Hashtags by Facebook Inc. (NASDAQ:FB) were rolled out earlier this year in June. They were an obvious attempt to allow its users to discover shared and similar content of interest, just as people do on Twitter. Unfortunately for Facebook, this has so far turned out to be a total dud.
The hashtag on Twitter is the modern day equivalent of the Associated Press during the World Wars. Today, news literally breaks on Twitter and the general public consume it through Twitter before heading anywhere else. They do it through the use of the hashtag associated with that news. The hashtags are simply the fastest way to consume news and discover an ocean of shared content on social media.
So when Facebook thought they will introduce the hashtag and cash in on its popularity, they were sincerely mistaken. The problem with the hashtag on facebook is that – nobody on facebook knows how to use it.
I have been wanting to write this piece for a while now. I just can not watch marketers use stupid hashtags and assume their content is going viral due to the reach that hashtag supposedly creates. Sorry, but it doesn’t. First, let me tell you the concept behind the hashtag.
Hashtags Are About Discovery
The original concept behind the hashtag was to enable the users to discover stories of their interests. For example on Twitter, a hashtag that reads #EvanWilliams, accumulates every story related to Evan Williams available on Twitter and lists it in the newest-first order of tweets. So, everyone who wants to read or talk about Evan Williams can just click on the hashtag and boom – they find ample information related to Twitter’s co-founder using that hashtag.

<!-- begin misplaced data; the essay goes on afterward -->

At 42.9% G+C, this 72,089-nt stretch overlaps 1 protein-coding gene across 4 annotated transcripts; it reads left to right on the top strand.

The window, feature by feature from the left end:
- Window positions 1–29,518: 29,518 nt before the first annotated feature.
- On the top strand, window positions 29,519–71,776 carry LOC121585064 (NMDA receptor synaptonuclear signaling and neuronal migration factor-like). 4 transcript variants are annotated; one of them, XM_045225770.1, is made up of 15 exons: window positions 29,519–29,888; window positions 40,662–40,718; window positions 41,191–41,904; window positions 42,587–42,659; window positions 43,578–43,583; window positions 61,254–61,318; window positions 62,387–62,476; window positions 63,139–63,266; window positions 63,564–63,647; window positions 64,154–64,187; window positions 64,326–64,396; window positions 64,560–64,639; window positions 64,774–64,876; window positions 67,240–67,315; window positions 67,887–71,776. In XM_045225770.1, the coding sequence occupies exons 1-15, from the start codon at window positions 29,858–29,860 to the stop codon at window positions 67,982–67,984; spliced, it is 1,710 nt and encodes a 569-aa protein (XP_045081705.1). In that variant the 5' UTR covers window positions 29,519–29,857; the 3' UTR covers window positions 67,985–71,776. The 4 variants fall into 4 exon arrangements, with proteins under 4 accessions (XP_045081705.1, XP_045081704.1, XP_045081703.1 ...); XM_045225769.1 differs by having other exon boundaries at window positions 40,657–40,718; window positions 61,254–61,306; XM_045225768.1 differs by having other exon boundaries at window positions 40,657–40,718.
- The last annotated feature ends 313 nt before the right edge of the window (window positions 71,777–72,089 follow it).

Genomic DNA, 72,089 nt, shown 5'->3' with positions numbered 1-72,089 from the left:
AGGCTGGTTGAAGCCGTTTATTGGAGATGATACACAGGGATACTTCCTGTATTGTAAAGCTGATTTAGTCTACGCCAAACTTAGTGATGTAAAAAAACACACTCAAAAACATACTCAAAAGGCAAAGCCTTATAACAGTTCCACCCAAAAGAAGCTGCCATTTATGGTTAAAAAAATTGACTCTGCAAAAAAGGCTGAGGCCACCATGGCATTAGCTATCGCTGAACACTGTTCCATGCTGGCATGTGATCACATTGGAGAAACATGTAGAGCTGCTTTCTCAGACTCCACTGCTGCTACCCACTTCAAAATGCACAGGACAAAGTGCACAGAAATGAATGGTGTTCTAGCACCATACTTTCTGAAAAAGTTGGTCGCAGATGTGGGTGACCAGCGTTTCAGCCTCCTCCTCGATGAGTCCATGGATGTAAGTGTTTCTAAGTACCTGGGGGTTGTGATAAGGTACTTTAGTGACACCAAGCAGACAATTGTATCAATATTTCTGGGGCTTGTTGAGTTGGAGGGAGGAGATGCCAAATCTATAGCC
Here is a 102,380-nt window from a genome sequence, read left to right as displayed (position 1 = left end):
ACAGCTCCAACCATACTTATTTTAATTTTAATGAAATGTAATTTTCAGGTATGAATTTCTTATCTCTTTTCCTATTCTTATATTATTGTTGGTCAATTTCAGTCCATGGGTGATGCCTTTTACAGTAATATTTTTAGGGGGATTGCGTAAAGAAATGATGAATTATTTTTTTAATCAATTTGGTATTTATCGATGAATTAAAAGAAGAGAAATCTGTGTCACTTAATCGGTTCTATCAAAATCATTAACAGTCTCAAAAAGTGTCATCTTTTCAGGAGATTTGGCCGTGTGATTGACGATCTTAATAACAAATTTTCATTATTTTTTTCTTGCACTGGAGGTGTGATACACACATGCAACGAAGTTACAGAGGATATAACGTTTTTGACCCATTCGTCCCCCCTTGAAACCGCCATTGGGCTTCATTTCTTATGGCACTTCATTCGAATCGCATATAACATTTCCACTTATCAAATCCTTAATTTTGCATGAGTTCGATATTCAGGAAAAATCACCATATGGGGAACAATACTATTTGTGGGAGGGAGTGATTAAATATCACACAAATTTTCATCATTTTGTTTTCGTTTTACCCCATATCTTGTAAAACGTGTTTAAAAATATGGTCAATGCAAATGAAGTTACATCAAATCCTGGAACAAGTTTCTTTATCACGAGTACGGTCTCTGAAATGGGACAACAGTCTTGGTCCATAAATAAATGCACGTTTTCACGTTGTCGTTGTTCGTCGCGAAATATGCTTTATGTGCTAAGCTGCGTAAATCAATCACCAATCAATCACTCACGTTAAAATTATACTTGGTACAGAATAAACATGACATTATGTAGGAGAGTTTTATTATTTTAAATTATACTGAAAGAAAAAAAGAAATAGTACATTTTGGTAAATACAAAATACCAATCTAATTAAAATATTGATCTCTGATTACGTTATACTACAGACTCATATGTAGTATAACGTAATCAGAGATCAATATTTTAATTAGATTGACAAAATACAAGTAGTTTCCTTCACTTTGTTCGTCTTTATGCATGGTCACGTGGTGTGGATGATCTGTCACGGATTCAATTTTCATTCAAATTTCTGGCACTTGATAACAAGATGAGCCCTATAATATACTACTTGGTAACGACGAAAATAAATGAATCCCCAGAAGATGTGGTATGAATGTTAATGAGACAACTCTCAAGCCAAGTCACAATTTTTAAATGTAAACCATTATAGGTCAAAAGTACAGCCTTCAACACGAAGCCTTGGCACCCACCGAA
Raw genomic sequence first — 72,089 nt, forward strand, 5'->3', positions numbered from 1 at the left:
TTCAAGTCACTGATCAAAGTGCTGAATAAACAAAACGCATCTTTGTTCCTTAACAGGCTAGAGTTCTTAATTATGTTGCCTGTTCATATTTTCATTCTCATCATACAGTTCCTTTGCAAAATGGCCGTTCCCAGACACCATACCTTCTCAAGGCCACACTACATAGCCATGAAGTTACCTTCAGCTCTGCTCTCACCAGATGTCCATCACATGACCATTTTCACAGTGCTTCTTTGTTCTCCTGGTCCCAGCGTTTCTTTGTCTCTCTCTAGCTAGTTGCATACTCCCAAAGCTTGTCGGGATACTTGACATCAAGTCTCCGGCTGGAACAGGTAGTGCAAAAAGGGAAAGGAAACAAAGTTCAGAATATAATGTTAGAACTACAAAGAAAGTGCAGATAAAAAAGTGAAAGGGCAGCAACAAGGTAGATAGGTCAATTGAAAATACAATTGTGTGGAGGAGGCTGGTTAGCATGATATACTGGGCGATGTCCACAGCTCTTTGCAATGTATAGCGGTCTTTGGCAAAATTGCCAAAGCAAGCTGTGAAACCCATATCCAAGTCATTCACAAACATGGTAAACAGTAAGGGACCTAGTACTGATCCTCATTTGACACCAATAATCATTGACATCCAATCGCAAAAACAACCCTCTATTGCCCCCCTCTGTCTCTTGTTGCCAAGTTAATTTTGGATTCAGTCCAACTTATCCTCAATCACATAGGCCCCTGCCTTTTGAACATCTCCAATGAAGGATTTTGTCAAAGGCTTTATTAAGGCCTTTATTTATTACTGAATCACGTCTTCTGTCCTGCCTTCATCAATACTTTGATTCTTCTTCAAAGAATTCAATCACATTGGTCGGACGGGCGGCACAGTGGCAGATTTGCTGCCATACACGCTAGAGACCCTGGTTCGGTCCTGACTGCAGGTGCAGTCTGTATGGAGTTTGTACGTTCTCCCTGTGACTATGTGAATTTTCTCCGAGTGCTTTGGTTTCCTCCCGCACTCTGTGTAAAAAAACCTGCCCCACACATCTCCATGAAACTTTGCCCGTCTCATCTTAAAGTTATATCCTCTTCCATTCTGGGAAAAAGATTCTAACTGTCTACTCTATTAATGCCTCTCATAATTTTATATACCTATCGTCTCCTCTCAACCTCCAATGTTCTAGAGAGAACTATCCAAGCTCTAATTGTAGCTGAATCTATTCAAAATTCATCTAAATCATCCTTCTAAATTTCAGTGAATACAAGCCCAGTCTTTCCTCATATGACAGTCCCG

And just in case a story about Evan starts trending on Twitter, let’s say he receives the OBE from the queen, the hashtag #EvanWilliams becomes even more relevant and now serves as the fastest and most interesting source of news about Evan any where on the web. Because everyone from the Associated Press to David Beckham, my geek friends to their geek girlfriends are now talking about Evan. This is when news becomes Viral, collaborative, opinionated and easy to find.
Hashtags Are For Brands
The hashtags aren’t just for the news savvy internet dwellers, they are very much an asset for brands. An asset brands can use to optimize and leverage their social media reach. They can use it to take their products to the billions of people who might just buy them. So far brands on Twitter have been the only ones to utilize the hashtags to a great degree of success. Others have not been able to use it with similar success.
Enter Hashtags For Facebook
Facebook had these exact points in mind when they introduced the feature to their multi billion social population. From the looks of it, a lot of people have adopted the hashtags on facebook. Everyone from major brands to small businesses try to leverage upon the hashtag phenomenon by using them in their facebook updates. But the problem is most people use the hashtag on facebook like they do it on Twitter, and those brands which aren’t on Twitter (for reasons best known to them), use them in even more ineffective ways.
The Hashtags Report By EdgeRank Checker
EdgeRank Checker has released the results from its recent study about how the hashtags have been doing on facebook. The results might shock a few marketers, but they don’t shock me or anyone with an understanding of the Facebook NewsFeed, the Twitter timeline and the hashtag variants of the two social networking behemoths.